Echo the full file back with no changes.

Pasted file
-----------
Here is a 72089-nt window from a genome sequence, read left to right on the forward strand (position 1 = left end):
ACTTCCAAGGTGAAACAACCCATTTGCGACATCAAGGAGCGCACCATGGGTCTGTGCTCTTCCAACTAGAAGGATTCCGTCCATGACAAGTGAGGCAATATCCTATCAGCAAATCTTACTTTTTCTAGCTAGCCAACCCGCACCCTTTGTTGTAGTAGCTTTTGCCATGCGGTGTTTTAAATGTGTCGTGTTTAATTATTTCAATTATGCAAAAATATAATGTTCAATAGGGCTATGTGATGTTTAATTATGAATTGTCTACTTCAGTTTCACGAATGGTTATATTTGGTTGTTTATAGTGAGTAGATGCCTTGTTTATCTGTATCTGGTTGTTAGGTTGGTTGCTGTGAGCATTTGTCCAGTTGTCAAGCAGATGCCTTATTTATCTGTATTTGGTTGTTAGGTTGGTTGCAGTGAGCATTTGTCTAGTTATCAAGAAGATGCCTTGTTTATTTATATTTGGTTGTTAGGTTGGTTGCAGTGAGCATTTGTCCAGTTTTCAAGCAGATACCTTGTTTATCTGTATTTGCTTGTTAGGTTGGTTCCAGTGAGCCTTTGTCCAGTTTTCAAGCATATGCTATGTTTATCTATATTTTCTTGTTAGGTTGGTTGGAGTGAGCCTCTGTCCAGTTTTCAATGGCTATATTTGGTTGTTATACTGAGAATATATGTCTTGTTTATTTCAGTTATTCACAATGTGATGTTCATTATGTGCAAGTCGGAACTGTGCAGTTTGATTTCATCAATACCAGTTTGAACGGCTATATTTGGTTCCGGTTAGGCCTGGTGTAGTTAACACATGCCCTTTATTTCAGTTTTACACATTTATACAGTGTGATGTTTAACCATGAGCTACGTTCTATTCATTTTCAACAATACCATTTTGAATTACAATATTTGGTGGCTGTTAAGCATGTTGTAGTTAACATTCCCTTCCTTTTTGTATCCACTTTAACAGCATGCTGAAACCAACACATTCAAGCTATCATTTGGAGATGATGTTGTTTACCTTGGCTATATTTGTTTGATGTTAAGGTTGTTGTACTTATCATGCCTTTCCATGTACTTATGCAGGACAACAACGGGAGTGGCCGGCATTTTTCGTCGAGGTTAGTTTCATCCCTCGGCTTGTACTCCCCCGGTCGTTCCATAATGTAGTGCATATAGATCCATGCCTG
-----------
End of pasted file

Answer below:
Here is a 72089-nt window from a genome sequence, read left to right on the forward strand (position 1 = left end):
ACTTCCAAGGTGAAACAACCCATTTGCGACATCAAGGAGCGCACCATGGGTCTGTGCTCTTCCAACTAGAAGGATTCCGTCCATGACAAGTGAGGCAATATCCTATCAGCAAATCTTACTTTTTCTAGCTAGCCAACCCGCACCCTTTGTTGTAGTAGCTTTTGCCATGCGGTGTTTTAAATGTGTCGTGTTTAATTATTTCAATTATGCAAAAATATAATGTTCAATAGGGCTATGTGATGTTTAATTATGAATTGTCTACTTCAGTTTCACGAATGGTTATATTTGGTTGTTTATAGTGAGTAGATGCCTTGTTTATCTGTATCTGGTTGTTAGGTTGGTTGCTGTGAGCATTTGTCCAGTTGTCAAGCAGATGCCTTATTTATCTGTATTTGGTTGTTAGGTTGGTTGCAGTGAGCATTTGTCTAGTTATCAAGAAGATGCCTTGTTTATTTATATTTGGTTGTTAGGTTGGTTGCAGTGAGCATTTGTCCAGTTTTCAAGCAGATACCTTGTTTATCTGTATTTGCTTGTTAGGTTGGTTCCAGTGAGCCTTTGTCCAGTTTTCAAGCATATGCTATGTTTATCTATATTTTCTTGTTAGGTTGGTTGGAGTGAGCCTCTGTCCAGTTTTCAATGGCTATATTTGGTTGTTATACTGAGAATATATGTCTTGTTTATTTCAGTTATTCACAATGTGATGTTCATTATGTGCAAGTCGGAACTGTGCAGTTTGATTTCATCAATACCAGTTTGAACGGCTATATTTGGTTCCGGTTAGGCCTGGTGTAGTTAACACATGCCCTTTATTTCAGTTTTACACATTTATACAGTGTGATGTTTAACCATGAGCTACGTTCTATTCATTTTCAACAATACCATTTTGAATTACAATATTTGGTGGCTGTTAAGCATGTTGTAGTTAACATTCCCTTCCTTTTTGTATCCACTTTAACAGCATGCTGAAACCAACACATTCAAGCTATCATTTGGAGATGATGTTGTTTACCTTGGCTATATTTGTTTGATGTTAAGGTTGTTGTACTTATCATGCCTTTCCATGTACTTATGCAGGACAACAACGGGAGTGGCCGGCATTTTTCGTCGAGGTTAGTTTCATCCCTCGGCTTGTACTCCCCCGGTCGTTCCATAATGTAGTGCATATAGATCCATGCCTG